Job offersmore »
- General Manager - Australia
- Purchasing Specialist Exoten - Netherlands
- Intercompany Key Account Manager Exoten - Netherlands
- Buitendienst Medewerker - Oost Nederland
- Managing Grower - Australia
- Senior Grower - Talbotville, Ontario, Canada
- Operations Manager - Fresh Produce
- Senior Account Manager Retail - Netherlands
- Supply Allocation and Inventory Manager - Fresh Produce, Italy
- Senior Grower - Katunga, Australia
Top 5 - yesterday
Top 5 - last week
Top 5 - last month
Exchange ratesmore »
Jump in demand from East and Southeast Asia
Lemon numbers down in California
The Mexico and Chile lemon seasons are coming to an end right now, which means that all US supply at the moment is coming from domestic growers. Demand has been solid and, despite a lighter crop, size profiles are well represented. Prices also remain firm across all categories.
"Prices are consistent thanks to the combination of reduced domestic production as well as the end of the Mexico and Chile seasons," said John Carter, of Limoneira. "At this time, all of the US supply is being sourced from domestic growers. Sizing has been more average across profiles which is not in step with the lighter crop. Typically, we see a bias toward one size category when there is a lower crop. As a result, pricing has been firm across all grades and sizes. North American demand remains good and consistent while we are seeing a jump in demand for US lemons in East and Southeast Asia. The different climatic regions in California mean we are able to supply this market year round."
Yields down, particularly in desert regions
Lemon yields are down in the California and Arizona desert regions while the Central Valley is also seeing a dip in production. Growers say the heat earlier this year has been to blame for the reduced crop.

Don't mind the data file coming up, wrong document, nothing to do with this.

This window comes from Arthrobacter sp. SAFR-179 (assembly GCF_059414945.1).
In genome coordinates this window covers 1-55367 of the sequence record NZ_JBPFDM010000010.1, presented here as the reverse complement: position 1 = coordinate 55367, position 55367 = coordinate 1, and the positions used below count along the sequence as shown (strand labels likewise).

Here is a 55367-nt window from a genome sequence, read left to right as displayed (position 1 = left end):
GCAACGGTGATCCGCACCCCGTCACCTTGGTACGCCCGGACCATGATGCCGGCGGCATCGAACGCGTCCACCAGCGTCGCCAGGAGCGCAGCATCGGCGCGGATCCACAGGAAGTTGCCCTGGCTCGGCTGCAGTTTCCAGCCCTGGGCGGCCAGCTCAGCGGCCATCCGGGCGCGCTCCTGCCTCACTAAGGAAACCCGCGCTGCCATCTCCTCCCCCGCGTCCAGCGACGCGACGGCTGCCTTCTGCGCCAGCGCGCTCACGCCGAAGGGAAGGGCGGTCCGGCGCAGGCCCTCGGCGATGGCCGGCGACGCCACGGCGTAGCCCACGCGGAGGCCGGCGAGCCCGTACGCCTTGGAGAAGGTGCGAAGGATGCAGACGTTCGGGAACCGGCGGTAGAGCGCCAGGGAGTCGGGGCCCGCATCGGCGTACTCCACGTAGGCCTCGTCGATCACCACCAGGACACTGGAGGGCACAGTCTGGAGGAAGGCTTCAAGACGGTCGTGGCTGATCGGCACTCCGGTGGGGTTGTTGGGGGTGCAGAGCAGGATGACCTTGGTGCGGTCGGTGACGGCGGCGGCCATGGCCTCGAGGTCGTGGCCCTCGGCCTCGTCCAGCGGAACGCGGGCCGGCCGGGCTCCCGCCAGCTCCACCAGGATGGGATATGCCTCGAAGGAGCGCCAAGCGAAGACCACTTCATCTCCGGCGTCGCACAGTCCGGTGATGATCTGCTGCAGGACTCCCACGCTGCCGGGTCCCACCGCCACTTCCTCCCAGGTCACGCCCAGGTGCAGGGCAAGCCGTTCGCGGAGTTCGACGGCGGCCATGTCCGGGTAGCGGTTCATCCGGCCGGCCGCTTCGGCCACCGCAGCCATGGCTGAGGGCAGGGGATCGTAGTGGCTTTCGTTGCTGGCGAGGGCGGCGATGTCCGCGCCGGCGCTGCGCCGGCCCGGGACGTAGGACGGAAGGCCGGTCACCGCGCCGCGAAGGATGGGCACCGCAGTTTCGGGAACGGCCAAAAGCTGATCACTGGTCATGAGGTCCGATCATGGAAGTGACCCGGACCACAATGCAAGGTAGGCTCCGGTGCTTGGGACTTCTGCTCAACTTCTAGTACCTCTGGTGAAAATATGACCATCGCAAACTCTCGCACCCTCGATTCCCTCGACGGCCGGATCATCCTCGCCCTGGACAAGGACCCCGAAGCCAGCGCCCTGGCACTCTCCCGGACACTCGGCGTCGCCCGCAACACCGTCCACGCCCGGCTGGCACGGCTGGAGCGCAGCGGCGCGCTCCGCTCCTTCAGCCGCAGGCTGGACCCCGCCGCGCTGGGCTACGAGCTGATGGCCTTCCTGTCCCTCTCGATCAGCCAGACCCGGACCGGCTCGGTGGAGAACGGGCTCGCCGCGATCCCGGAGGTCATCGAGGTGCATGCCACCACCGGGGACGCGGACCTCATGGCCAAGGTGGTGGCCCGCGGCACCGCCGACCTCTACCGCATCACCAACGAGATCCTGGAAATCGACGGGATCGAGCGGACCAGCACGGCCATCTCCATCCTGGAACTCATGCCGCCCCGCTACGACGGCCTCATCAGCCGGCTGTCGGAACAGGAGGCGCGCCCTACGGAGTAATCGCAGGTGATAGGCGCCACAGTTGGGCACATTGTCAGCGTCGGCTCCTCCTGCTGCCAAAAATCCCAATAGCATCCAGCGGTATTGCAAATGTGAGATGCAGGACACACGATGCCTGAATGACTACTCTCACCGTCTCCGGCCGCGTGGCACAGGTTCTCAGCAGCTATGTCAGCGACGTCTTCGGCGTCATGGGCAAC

"The D3 crop has been lighter this year," Carter said. "This district comprises of the desert regions of California and into Arizona. The D1 (Central Valley) district has been off as well but not to the same extent. Some are saying the tree crop is down by as much as 30% in the desert region. Mother Nature is the main cause of the drop in yield. The extreme heat that occurred during various times of the year as well as the timing of that heat has driven this situation."
Seasonal promotions feature Meyer lemons
As part of a drive to promote the sweeter Meyer lemons, Limoneira are currently promoting this variety to encourage its use in seasonal dishes such as the Thanksgiving dinner and desserts. Carter also mentioned that Pink lemons will soon appear in stores within a month.
"It's a good season for the Meyer lemons," he said. "We see good supplies of those during the months of November, December and January. Meyer lemons are a cross between a standard lemon and a mandarin orange, making them distinctly sweeter than standard lemons. This creates a good opportunity for the promotion of Meyers in step with Holiday season recipes. For example, they are a fantastic addition to turkey stuffing and also in various desserts. We have recently launched our "Pair-it-up" program. Based on the concept of pairing wine and foods, Limoneira are encouraging the pairing of lemons with different foods. Each variety of lemon has a unique flavor profile which we want to distinguish to customers. Retailers who are promoting these diverse facets are seeing an increase in sales from customers willing to look at lemons differently and add them into meals. Additionally, we are also starting to pick our Pink lemons over the next month, so they will be available shortly."
For more information:
Tel: +1 (805) 525-5541
Receive the daily newsletter in your email for free | Click here
Other news in this sector: